Last, but certainly far from least, Barrie and I will have been married for 51 years come this Thursday. We were married the evening of 5 June 1963. A while back, answering a challenge in a writing magazine to which I subscribe, I wrote s six sentence account of that night:
His right arm in a sling from a fall he had taken the day before, he stood proudly looking up the red-carpeted aisle. Coming down the aisle to the music of Wagner's "Wedding March" was the vision in white who would soon be his bride. The walk down the aisle was all hers, her moment, with all eyes following her every step. At last she stood beside him. The prescribed ritual passed more quickly that either had thought possible. From the organ burst forth the glorious music of Jeremiah Clarke's "Trumpet Voluntary," and the beaming bride and groom, heads held high, turned, and arm in arm strode confidently back up the chapel aisle and toward their future together.
Last Updated on Monday, 02 June 2014 13:34
Once upon a Berlin Time
Hello fellow Berlinites. During the beginning of the year 69 years ago in Berlin and the United States there was a great loss of soldiers, as the Battle of the Bulge continued.
A January paper listed three Berlin soldiers dying because of wounds received in action during the past month. Pfc. Joseph Anctil died from wounds that he received in action in France. Lieut. George A. Compagne was reported killed in action in New Guinea, after being missing in action and for a period of time. He was a pilot. Finally on the same page, Cpl. Sylvio Therriault was killed in action in Germany during the Battle of the Bulge.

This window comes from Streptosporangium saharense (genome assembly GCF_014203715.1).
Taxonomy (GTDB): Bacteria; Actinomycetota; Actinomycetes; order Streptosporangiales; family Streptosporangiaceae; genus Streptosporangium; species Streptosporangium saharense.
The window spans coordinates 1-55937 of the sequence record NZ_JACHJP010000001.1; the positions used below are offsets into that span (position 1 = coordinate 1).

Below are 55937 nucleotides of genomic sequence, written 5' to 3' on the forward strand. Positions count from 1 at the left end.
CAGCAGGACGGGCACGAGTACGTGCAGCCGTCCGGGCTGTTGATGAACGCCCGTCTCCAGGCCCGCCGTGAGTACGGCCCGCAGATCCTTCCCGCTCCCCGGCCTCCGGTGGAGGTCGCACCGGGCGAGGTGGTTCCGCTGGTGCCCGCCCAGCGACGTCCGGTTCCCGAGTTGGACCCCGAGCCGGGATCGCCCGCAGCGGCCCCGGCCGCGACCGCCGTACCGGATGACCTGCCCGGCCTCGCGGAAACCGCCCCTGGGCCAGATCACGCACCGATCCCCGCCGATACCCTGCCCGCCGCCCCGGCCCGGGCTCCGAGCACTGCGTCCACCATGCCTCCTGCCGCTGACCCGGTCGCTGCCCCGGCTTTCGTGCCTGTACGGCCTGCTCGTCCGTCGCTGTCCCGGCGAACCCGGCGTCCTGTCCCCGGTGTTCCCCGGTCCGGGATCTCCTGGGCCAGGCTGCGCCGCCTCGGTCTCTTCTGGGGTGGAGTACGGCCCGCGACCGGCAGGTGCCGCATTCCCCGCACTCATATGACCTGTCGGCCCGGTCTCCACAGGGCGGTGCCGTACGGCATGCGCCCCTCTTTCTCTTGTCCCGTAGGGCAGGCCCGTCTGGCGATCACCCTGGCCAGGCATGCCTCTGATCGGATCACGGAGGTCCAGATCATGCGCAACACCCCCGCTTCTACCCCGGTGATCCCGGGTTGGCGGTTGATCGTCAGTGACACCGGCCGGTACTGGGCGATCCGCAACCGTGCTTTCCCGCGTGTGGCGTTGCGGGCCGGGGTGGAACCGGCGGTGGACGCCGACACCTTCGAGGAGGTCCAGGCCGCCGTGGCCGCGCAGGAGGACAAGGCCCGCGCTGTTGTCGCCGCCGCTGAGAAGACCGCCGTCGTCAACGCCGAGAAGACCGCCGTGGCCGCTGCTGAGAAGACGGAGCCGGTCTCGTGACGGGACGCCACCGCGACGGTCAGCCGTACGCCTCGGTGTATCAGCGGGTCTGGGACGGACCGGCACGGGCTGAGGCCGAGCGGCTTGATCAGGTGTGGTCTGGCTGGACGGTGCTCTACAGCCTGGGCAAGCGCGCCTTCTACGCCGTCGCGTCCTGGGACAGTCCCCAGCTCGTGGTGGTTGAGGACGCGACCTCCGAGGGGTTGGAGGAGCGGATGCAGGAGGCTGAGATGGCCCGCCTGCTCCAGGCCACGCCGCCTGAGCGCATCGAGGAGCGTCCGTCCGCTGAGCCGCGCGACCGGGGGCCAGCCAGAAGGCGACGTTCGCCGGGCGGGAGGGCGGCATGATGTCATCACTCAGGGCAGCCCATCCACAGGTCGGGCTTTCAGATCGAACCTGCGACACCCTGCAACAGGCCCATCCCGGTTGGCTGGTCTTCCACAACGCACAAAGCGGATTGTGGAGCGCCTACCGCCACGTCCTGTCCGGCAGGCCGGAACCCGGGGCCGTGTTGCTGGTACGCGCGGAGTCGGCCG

These three young men were just the start of a list that grew in the final months of this tragic war and touched many family members here in Berlin.
In the political arena, during the beginning of January 1945, Alonzo LaBonte was the first Democrat to hold the office of Sheriff in Coos County since 1892. From Berlin the deputies were Alex Dumoulin and all of the Brown Company guards. I did not know that the Brown Company guards were part of the Coos County Sheriff's Department back then. That was quite interesting to find out.
Another political move in the North Country was the first woman to be elected register of deeds in Coos County. Mrs. Thelma Morse Murphy was sworn in on Monday, January 1, 1945. She was a resident of Lancaster, New Hampshire.
It was announced in a late January 1945 local paper that the Berlin Fire Department was going to soon receive a brand-new American LaFrance aerial truck. This truck had a 65 foot all steel ladder together with booster equipment, making possible the raising of the ladder in 40 seconds.
This new aerial truck would also be equipped with the following items: 1. A demonstrable ladder pipe. 2. A 19 foot life net. 3. Four all service masks. 4. An acetylene cutting outfit. 5. A battering ram. 6. A 12 volt 50 watt lighting system with two flood lights and one spotlight. 7. 200 feet of cable and one junction box for same.
It had many more accessories complete with fire tool equipment. The truck was operated by hydraulic pressure and could be managed by one man. It must have been a great addition for Chief Bergquist and his firefighters back then.
By February 1945, there were two candidates in quest of this city's mayoral position. One was Carl E. Morin, who was completing his second term as Mayor of Berlin and the other was E. Lloyd Budway.